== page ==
Stone crab season officially began this week, which means Miami should be seeing claws sold everywhere from restaurants to markets.
But how can you tell whether the stone crabs you're eating are fresh or frozen? And does it even matter?
Roger Duarte, founder of the home delivery company George Stone Crab, says there's no sure way to tell until you crack the claw and eat it. "Really, the only thing you can do is buy from reputable people."
Duarte says fishermen are known to stockpile a supply of crabs in case there's a shortage in the future. Examples include storms that don't allow fishermen to pull traps and holiday season, when demand is high. "A fisherman can fish today, catch 100 pounds, and maybe hold 20 pounds and freeze them. Tomorrow he'll pull traps, catch 100 pounds, hold 20 and freeze them. Then, when New Year's Eve comes around the prices skyrocket because everyone wants stone crabs, that's when he sells them."
He says that sometimes even restaurateurs don't always know what they're getting. "Restaurants get their crabs from distributors, and the distributors from wholesalers. A chef or restaurant owner really needs to establish a good relationship."
Duarte skirts the supply chain and goes straight to the source. "Our relationship is with the boat captain. We have a clear connection and local partners," he says.
Mario Tan Jun agrees the source of the claws is key. As executive chef of Casablanca Seafood Bar & Grill (404 N. River Dr., Miami), he gets a shipment of claws from the Florida Keys about every other day. "Some are ready to go, and we have a boiler onsite to boil the claws and then ice them down."
Tan Jun says to inspect the claw for freshness. "If a claw is shiny, that's a good sign it's fresh." Duarte explains that if the meat is dry and sticks to the shell, it's likely frozen. "A fresh stone crab is juicy."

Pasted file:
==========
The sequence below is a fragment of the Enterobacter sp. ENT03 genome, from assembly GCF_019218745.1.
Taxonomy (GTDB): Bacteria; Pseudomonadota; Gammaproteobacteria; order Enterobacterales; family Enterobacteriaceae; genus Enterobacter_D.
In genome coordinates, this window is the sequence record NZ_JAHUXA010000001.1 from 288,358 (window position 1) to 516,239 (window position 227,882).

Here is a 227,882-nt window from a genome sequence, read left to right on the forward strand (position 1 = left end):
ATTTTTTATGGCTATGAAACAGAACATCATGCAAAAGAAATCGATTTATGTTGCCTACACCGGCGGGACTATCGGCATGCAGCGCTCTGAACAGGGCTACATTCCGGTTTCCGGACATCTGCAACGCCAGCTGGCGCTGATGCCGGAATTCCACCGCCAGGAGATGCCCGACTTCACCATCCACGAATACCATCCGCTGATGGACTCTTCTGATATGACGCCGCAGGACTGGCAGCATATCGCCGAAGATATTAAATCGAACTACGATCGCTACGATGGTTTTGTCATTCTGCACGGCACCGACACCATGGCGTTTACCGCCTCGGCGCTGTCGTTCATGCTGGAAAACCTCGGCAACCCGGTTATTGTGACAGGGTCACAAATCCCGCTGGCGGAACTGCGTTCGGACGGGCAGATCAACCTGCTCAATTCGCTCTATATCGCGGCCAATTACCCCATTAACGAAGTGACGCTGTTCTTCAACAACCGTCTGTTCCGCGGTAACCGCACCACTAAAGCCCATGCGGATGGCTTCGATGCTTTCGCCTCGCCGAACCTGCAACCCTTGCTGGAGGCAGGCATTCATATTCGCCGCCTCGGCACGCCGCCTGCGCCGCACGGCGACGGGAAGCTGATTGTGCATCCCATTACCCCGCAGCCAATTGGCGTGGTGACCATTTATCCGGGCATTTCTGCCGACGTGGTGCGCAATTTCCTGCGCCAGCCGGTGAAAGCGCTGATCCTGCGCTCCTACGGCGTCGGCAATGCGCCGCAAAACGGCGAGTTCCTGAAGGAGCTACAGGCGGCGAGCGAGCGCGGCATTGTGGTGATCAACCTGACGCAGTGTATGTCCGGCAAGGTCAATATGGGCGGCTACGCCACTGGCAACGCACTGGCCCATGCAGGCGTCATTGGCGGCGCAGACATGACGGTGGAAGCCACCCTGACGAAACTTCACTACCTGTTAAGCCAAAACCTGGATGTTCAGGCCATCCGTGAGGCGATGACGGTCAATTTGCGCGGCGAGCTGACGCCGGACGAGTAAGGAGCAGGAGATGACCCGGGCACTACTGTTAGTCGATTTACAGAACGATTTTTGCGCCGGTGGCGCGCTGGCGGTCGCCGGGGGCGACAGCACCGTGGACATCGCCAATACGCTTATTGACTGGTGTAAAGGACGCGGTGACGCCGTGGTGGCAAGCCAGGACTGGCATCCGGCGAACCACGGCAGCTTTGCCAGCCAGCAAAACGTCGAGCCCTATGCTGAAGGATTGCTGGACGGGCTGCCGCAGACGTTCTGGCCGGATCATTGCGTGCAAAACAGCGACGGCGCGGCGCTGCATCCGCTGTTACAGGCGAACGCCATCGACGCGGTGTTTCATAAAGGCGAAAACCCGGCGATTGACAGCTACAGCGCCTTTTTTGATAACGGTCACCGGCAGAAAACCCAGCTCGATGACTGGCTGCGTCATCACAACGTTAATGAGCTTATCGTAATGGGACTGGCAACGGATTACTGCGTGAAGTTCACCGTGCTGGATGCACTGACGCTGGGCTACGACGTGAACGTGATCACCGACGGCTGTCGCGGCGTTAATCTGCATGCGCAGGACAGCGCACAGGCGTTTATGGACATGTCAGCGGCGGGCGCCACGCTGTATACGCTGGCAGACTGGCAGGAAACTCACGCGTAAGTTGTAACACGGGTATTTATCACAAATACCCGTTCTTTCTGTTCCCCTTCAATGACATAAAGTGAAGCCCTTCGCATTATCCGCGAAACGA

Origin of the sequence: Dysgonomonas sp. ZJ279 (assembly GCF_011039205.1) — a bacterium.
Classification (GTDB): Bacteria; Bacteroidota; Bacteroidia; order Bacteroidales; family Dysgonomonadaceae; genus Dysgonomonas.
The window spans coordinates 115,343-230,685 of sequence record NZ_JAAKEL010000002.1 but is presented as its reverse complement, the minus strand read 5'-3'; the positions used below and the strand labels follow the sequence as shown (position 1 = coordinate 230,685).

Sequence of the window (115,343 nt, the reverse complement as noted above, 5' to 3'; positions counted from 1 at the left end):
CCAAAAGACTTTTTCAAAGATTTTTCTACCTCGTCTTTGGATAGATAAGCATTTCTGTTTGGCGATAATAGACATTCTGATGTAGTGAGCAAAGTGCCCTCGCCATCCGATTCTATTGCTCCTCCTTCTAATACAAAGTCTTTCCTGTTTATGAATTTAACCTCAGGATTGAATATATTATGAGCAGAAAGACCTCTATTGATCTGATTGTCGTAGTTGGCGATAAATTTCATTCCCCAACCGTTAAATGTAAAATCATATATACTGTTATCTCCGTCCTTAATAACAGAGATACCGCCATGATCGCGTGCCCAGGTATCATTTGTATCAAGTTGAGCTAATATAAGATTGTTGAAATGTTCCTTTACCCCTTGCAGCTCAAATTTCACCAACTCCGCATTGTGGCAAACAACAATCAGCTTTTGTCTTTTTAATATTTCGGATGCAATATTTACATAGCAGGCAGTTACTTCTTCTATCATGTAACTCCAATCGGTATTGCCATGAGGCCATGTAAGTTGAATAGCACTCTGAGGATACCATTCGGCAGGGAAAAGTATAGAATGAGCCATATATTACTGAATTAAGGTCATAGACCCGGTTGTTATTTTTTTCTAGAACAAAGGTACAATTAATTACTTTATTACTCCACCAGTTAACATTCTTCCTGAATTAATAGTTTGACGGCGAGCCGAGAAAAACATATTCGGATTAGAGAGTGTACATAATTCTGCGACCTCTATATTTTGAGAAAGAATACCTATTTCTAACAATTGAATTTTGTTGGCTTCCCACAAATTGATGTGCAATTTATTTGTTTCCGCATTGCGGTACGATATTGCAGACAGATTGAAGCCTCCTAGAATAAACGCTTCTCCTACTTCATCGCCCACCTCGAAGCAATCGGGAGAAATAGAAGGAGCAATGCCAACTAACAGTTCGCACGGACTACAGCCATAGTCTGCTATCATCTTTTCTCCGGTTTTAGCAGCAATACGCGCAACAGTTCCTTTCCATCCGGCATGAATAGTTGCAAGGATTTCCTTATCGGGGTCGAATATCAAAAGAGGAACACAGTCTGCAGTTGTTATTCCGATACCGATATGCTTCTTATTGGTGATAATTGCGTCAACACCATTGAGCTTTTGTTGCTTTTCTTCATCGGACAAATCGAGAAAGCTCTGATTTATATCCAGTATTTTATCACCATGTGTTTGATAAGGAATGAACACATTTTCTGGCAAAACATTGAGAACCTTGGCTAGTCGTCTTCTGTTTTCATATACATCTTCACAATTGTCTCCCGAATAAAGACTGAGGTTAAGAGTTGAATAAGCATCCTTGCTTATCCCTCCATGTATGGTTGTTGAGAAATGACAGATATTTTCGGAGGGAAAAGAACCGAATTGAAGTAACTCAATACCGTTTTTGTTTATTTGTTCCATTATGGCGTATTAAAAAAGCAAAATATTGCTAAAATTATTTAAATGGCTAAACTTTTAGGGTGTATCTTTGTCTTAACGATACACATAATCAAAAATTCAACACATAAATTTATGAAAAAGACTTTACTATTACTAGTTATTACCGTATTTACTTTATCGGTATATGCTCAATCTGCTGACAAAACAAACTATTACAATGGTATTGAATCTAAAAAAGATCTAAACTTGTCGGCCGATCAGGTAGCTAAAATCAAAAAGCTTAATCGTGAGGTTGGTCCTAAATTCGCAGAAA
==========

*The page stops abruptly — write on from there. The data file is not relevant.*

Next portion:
Duarte says that for the first few weeks of season, if a restaurant has an abundance of claws in all sizes, it might be a giveaway they're frozen. "For the two weeks, it's pretty low volume. Fishermen have to lay out their traps, and that costs gas and crew money. Let's say they have 100 traps. They won't put out all the traps at once. They'll pull the first traps to finance the next catch."
Asked what makes stone crabs so special, Duarte says it's the fact they're unique to Miami. "Stone crabs are iconic: They're wild-caught because you can't farm them, they're delicate, and there's a limited supply."
Tan Jun agrees they're unique. "The flavor of a stone crab can't be compared. When dipped in a homemade mustard sauce, it's the best." The secret ingredients of Casablanca's mustard sauce, in case you want to try to re-create it at home, are "mayonnaise, dry English mustard, Dijon mustard, A1 Sauce, a splash of Tabasco, and heavy cream," he says.
If you want fresh stone crabs, George Stone Crab offers claws on demand via georgestonecrab.com. George sells medium ($32.95/pound), large ($47.95/pound), jumbo ($57.95/pound), and colossal ($68.95/pound) claws. Prices may vary during the season. In addition, George Stone Crab offers claws in to-go packs at the My Ceviche kiosk in Terminal D of Miami International Airport. Duarte says the claws are ready to carry on domestic and international flights and have the proper paperwork for countries that require them. Duarte says stone crabs make a perfect gift if you're flying to visit a friend or relative.
Casablanca sells the claws at market price and will host a pop-up seafood shop at the South Florida Seafood Festival this Saturday and Sunday at Miami Marine Stadium.
South Florida Seafood Festival. Saturday, October 19, and Sunday, October 20, at Miami Marine Stadium, 3501 Rickenbacker Cswy., Miami. Tickets cost $14 to $39 via eventbrite.com.
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